Organizers of a fledgling event designed to get students excited about cybersecurity are getting some big help from a big name in the field.
The Maryland Cyber Challenge and Conference will host its first events later this month in Baltimore, Md., putting high school, college and professional teams through real-world cyber tests, and the National Security Agency is kicking in $86,000 in scholarship prize money to help boost interest in the competition.
The motivation, according to Chris Inglis, NSA’s deputy director, is partially that the agency wants to be a good neighbor. And it’s part selfish.
“The creation of additional people who have some ability in science, technology engineering and math (STEM) is a worthy cause in its own right,” he said in an interview with Federal News Radio. “But I would not hesitate to say that we’re also an employer of those skills, and so if we can increase the flow of people who have those skills into the workplace, we profit from that.”
Inglis said NSA has so far been able to attract the talent it needs to meet its recruiting targets, but doing so is always a challenge, and competition for a workforce with a strong STEM background will only increase.
“There aren’t a lot of people who have the skills necessary to work for the likes of Google or Yahoo or IBM or Microsoft or Northrop Grumman,” he said. “NSA competes in that pool for that limited population, so we need to increase the number of people who do that work. When I look ahead I see that the competition only gets stiffer. Our nation trains not just U.S. citizens, but people from all over the world. We need to make sure that the United States is continuing to push its own students into those schools so we can compete fairly for what ultimately is going to be a rich proceed for the nations who are able to generate the kind of skills necessary to prosper in an increasingly technical world.”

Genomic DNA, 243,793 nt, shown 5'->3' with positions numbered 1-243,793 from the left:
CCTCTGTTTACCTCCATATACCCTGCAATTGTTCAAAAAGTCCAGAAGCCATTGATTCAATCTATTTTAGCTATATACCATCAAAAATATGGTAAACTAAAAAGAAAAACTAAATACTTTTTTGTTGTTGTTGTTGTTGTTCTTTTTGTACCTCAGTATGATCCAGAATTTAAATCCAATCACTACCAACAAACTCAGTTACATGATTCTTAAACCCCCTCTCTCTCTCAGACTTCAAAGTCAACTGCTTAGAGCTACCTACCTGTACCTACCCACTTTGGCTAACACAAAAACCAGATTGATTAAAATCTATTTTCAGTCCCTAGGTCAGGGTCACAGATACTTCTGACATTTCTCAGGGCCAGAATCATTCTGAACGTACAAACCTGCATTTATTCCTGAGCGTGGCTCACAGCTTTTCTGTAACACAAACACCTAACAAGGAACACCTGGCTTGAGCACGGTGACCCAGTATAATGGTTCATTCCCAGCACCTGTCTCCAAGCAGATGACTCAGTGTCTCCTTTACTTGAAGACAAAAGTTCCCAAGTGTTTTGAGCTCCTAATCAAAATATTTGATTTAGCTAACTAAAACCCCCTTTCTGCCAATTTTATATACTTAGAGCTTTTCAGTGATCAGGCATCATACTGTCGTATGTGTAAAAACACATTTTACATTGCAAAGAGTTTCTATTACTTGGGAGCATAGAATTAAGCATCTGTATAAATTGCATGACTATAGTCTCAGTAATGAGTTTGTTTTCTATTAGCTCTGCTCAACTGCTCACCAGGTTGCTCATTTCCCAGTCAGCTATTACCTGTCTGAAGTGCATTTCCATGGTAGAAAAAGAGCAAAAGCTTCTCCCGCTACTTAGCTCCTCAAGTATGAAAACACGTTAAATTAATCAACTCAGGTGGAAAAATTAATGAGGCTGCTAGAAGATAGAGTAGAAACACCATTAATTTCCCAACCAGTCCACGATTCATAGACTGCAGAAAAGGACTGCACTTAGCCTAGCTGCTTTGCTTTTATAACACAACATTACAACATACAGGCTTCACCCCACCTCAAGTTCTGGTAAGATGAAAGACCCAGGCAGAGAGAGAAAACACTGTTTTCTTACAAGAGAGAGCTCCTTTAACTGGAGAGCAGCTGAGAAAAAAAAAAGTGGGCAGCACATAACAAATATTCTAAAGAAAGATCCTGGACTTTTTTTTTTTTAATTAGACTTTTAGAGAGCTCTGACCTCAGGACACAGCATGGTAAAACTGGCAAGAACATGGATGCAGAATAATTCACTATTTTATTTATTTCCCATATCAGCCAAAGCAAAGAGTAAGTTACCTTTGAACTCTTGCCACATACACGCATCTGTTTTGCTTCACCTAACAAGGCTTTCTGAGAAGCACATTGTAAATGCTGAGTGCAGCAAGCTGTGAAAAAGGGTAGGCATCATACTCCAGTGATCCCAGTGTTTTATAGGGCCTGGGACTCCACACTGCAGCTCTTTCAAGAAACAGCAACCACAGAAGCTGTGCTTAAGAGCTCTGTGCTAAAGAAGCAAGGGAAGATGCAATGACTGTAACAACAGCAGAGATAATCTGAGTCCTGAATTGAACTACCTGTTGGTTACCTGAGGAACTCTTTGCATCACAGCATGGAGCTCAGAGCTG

Though NSA has been headquartered at Fort Meade, Md. for most of its 60-year history, new neighbors have helped create a cybersecurity center of gravity in the region. The new U.S. Cyber Command, created in 2010, also calls Fort Meade home, as does the Defense Information Systems Agency, which finished its move to the post this year. Private-sector cyber expertise has flowed in as well.
“I think that’s a net gain for NSA,” Inglis said. “NSA is not simply the number of people we can hire, we very much have to leverage the skills that are in the private sector and academia around us and work hard to collaborate there.”
NSA’s participation in the cyber challenge is part of what Inglis described as an increasing public face for the famously secret intelligence agency. He says the agency had also made a concerted effort in recent years to stimulate interest in cyber early in students’ lives.
“We need to stimulate some interest in these careers well before people make their changes about what their majors might be in college,” he said. “That creates a much larger pool of applicants, not just for us, but anybody who needs them, and ultimately everybody benefits.”